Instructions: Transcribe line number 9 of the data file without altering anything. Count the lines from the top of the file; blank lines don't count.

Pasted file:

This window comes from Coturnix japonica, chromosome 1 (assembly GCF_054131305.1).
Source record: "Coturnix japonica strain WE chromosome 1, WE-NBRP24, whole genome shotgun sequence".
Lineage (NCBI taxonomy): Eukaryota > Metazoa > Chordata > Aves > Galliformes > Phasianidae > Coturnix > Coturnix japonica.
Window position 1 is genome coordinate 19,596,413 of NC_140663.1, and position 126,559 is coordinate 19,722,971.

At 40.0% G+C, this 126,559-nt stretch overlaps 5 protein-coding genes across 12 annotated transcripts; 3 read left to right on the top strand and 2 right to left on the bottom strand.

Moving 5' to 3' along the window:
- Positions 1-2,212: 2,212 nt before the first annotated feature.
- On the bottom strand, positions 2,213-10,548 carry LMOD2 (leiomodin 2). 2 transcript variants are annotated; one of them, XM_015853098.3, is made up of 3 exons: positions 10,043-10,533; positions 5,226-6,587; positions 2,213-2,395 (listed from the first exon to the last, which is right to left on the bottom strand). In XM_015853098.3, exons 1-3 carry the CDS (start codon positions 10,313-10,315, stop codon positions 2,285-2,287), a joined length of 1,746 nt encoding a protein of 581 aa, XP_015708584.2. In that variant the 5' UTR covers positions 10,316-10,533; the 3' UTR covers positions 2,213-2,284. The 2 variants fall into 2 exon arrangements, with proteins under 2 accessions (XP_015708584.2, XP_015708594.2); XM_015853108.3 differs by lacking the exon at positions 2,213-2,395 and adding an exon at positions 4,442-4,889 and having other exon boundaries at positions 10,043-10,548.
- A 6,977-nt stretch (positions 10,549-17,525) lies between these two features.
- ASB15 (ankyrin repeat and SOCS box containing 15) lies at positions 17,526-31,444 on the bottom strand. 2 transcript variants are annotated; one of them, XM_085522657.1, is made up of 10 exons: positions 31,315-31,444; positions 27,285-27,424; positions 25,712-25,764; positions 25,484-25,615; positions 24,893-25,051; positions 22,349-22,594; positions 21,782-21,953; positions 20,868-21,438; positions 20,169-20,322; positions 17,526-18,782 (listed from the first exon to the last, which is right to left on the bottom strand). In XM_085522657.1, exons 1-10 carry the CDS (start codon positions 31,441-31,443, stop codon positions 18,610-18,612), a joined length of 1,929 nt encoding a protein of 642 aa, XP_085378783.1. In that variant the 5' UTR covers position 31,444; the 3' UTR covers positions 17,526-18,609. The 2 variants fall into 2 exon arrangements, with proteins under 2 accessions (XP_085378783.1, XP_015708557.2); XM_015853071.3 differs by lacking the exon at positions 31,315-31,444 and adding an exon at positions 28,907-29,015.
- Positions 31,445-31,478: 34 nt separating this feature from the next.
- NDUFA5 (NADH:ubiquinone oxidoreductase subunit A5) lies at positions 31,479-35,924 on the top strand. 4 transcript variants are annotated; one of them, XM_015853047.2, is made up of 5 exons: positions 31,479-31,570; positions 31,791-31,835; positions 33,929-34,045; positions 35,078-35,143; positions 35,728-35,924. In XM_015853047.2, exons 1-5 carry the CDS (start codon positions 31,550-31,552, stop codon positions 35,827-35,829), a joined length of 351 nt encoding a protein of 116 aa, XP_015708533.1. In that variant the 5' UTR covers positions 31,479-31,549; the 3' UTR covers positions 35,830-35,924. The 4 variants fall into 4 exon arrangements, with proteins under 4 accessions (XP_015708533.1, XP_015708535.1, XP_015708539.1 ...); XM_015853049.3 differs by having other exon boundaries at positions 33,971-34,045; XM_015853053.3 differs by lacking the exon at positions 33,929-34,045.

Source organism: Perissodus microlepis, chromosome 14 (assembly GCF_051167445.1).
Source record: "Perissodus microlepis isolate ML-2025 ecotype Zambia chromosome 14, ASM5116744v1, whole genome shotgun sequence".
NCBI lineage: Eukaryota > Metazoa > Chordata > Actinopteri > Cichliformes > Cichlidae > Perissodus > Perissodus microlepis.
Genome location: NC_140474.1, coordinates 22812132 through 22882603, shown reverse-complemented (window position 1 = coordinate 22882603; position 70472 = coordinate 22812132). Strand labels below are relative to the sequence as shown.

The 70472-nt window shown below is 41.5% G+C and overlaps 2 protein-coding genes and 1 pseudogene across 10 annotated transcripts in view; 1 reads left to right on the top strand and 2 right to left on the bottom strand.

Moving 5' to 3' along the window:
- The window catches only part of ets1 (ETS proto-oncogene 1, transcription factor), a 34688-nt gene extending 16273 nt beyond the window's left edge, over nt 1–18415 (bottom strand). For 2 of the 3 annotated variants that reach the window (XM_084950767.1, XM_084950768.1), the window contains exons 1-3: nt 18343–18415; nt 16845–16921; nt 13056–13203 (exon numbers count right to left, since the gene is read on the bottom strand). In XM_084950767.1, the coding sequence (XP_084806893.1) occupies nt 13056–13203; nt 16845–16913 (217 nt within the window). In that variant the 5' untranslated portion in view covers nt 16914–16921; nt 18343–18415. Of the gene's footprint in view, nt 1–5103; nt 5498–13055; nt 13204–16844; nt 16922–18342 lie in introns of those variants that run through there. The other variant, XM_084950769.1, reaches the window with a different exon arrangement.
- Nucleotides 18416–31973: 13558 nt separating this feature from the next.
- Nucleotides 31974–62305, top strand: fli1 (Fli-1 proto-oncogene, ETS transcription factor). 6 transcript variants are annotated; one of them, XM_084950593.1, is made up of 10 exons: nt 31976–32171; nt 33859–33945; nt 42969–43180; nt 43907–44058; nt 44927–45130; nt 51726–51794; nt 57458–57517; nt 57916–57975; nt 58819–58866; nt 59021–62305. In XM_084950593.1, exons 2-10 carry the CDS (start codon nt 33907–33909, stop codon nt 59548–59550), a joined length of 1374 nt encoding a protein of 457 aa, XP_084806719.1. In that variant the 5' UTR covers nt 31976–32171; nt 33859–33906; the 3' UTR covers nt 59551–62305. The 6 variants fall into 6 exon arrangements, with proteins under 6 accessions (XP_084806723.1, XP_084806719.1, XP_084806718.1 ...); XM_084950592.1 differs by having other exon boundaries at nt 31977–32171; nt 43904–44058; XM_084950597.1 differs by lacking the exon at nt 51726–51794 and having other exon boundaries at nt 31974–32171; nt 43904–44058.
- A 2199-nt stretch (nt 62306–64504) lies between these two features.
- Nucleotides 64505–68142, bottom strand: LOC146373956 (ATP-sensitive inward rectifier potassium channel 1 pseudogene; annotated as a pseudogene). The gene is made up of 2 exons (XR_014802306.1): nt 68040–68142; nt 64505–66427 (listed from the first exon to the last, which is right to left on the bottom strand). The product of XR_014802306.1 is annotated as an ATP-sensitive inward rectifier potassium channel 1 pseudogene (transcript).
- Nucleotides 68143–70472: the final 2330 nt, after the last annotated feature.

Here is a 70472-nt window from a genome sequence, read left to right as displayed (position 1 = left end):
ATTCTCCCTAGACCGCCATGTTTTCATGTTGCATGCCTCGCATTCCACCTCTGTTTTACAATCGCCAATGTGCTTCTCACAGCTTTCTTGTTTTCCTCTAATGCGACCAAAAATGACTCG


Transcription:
- A 6,977-nt stretch (positions 10,549-17,525) lies between these two features.